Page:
The next feature was the rear-wheel-drive system, which made it a fantastic off-roader, though not the finest at the time. The 80 horsepower and 104 Nm of torque are plenty for beginners in the field, and it is thus widely favored when it comes to offroading. The Gypsy’s USP was also its pricing. The 4WD capability was the cherry on top.
Mahindra Armored Light Specialist Vehicle
The Mahindra Armored Light Specialist Vehicle (ALSV) is a light armored specialist vehicle built for use by military and defense forces. It’s designed to be a modular type vehicle allowing for efficient maintenance and it can be upgraded or configured in the field for a wide variety of operational roles. The ALSV offers ballistic protection. The ALSV comes with features specific to military use. This includes a gun hatch, run-flat system (as per finable 50km), tyre inflation system, air filtration, and scavenging system, and a massive 6-cylinder turbo diesel engine. This motor is capable of generating a peak power of 215bhp and 500Nm of torque. Also, ALSV has a seating capacity of 6-8 people.
One of the latest entries into the Indian army is the Kalyani M4. The Army placed an order for the vehicle during the rising tension between India and China at the Ladakh border. The Kalyani M4 is made in India armored vehicle that is built by Pune-based defense company Bharat Forge of the Kalyani group. The company received an order worth Rs. 177.95 crore from the Indian Ministry of Defence for the supply of Kalyani M4 vehicles. Kalyani M4 is tailored to ply to the specific requirements of the Indian Army, which include brisk mobility through rough terrain and also in the areas that are affected by land mined or IEDs. The vehicle is capable of protecting blasts and ballistics of up 50khs of TNT, IED, or other types of bombs. The maximum speed that Kalyani M4 can achieve is about 140kmph and can carry a payload of 2.3 tonnes with a claimed range of 800kms.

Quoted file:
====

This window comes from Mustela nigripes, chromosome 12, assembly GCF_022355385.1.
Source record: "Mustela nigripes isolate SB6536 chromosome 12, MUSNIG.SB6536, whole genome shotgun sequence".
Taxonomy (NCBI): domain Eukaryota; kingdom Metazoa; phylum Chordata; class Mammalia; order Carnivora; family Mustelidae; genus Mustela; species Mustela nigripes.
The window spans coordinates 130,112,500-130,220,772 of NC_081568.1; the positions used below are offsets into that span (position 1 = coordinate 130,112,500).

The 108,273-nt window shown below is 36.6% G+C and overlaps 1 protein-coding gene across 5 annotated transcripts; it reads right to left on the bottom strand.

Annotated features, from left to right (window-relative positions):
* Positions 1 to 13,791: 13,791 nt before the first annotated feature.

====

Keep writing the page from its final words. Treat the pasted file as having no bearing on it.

The Mahindra Mine-Protected Vehicle-I (MPV-I) is a Specialist Off-road Vehicle and a Mine-Resistant Ambush Protected (MRAP) Type Armored Personnel Carrier. The MPV-I is equipped with a 230hp diesel motor and a transmission that powers all 6 wheels. Yes, the Mahindra MPV-I is 6×6. The MPV-I is a level up from the Mahindra ASLV and it combines the ballistic and mine protection in one vehicle. The Mahindra MPV-I provides ton and side protection of CEN level B6 and blastic protection up to Stang Level 4A. By that we mean, the vehicle can withstand a direct hit of a ball measuring, 7.62X51mm, 5.56mm, and 7.62mm amination from a distance of 10 meters at an angle of 90-degrees.
The Mahindra Marksman is a light armored personnel carrier having a seating capacity of 6 people. The five sides of the vehicle are reinforced and can provide protection against 7.62mm ammunition and 2X DM 51 Grenades. Even the 6th side provides protection against the detonation of two DM 51 hand grenades. Apart from protecting, the Mahindra Marksman also has a cupola turret machine gun mounted 270-degree transverse. In terms of the engine, it comes with a 2.2-litre mHawk diesel that is capable of generating 120bhp and 280Nm of maximum torque. Powering all four wheels is a 5-speed manual transmission.
So, these were the 4 vehicles that have been upgraded in the Indian army. Stay pinned, there are more vehicles to the list that the Indian army currently uses.